A Pentagon survey concluding that about half of military facilities worldwide experienced impacts from climate change-related risks de-emphasized the threat installations face as a result of climate change and rising sea levels, according to a draft version of the report obtained by the Washington Post. The final survey, which was submitted to Congress in January, represented the department’s first comprehensive attempt to survey installation officials about the effects of climate change.
Overall the December 2016 draft was far more direct in its discussion of climate change and the issue of sea-level rise, according to the Post, with numerous references to “climate change” omitted or altered to “extreme weather” or “climate” in the final version. One deleted sentence, for example, stated, “The changing climate could increase risk to the 420 endangered species that live on our installations, potentially leading to training and operating restrictions.”
The revisions “change the feeling of urgency in the report, but not its fundamental conclusion — that our military installations are clearly experiencing climate impacts,” said John Conger, director of the Center for Climate and Security. Conger helped lead the survey when he served as DOD’s top installations official under President Obama.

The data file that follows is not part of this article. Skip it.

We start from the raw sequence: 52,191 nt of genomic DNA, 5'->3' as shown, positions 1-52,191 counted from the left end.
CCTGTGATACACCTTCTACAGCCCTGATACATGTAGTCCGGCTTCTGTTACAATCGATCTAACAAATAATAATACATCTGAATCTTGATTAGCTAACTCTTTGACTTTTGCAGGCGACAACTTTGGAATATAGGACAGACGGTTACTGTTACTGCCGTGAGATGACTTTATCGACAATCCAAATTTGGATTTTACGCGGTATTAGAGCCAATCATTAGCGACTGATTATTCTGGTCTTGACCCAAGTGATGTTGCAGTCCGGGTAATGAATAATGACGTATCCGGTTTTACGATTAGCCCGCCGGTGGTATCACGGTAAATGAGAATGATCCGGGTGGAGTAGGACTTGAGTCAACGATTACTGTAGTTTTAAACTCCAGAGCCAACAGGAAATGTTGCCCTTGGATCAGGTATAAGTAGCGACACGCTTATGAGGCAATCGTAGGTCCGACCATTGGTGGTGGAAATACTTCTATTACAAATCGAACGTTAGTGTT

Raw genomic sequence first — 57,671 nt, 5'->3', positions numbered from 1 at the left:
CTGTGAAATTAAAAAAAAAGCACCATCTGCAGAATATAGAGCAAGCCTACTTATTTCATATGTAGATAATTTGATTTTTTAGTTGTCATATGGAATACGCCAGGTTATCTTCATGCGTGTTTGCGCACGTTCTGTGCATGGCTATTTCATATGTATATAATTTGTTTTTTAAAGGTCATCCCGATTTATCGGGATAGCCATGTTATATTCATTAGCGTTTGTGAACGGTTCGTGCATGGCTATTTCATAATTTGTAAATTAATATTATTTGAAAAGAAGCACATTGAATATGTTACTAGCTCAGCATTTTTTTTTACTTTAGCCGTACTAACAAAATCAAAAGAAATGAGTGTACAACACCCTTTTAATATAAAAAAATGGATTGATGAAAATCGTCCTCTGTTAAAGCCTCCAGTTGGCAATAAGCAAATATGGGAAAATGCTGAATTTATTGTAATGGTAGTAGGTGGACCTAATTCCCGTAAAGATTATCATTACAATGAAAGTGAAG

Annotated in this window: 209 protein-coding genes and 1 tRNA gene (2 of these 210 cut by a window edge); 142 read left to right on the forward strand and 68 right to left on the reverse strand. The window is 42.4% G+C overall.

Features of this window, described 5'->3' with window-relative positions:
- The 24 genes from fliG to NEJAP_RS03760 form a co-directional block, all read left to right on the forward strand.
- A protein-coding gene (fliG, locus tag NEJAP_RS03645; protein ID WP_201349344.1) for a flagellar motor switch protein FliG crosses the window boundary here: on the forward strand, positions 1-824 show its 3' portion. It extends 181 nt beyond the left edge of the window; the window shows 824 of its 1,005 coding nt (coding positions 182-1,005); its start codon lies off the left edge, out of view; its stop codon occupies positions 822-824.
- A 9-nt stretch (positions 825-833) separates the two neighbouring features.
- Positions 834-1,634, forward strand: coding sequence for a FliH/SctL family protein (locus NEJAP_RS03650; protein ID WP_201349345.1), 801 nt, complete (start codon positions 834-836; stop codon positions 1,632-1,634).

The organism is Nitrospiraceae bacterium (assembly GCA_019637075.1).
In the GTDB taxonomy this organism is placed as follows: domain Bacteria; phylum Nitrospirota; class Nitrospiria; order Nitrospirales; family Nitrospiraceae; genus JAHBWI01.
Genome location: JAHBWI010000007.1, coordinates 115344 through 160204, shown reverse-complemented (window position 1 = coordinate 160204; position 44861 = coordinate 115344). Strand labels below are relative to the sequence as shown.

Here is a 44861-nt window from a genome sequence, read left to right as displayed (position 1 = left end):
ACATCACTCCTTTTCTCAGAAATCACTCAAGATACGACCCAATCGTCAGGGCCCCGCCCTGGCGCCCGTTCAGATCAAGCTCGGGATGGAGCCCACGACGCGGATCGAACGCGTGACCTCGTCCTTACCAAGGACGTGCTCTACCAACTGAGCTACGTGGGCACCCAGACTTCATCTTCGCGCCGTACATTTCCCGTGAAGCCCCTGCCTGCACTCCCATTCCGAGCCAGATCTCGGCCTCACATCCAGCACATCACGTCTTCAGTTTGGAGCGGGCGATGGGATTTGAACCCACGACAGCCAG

“As highlighted in the report, the effects of climate are a national security issue with potential impacts to missions, operational plans, and installations,” DOD spokeswoman Heather Babb said in a statement. “DOD continues to focus on ensuring its installations and infrastructure are resilient to a wide range of threats, including climate. The department has a proven record of planning and preparing for such threats,” she said.
Photo by Sgt. Jose Ahiram Diaz-Ramos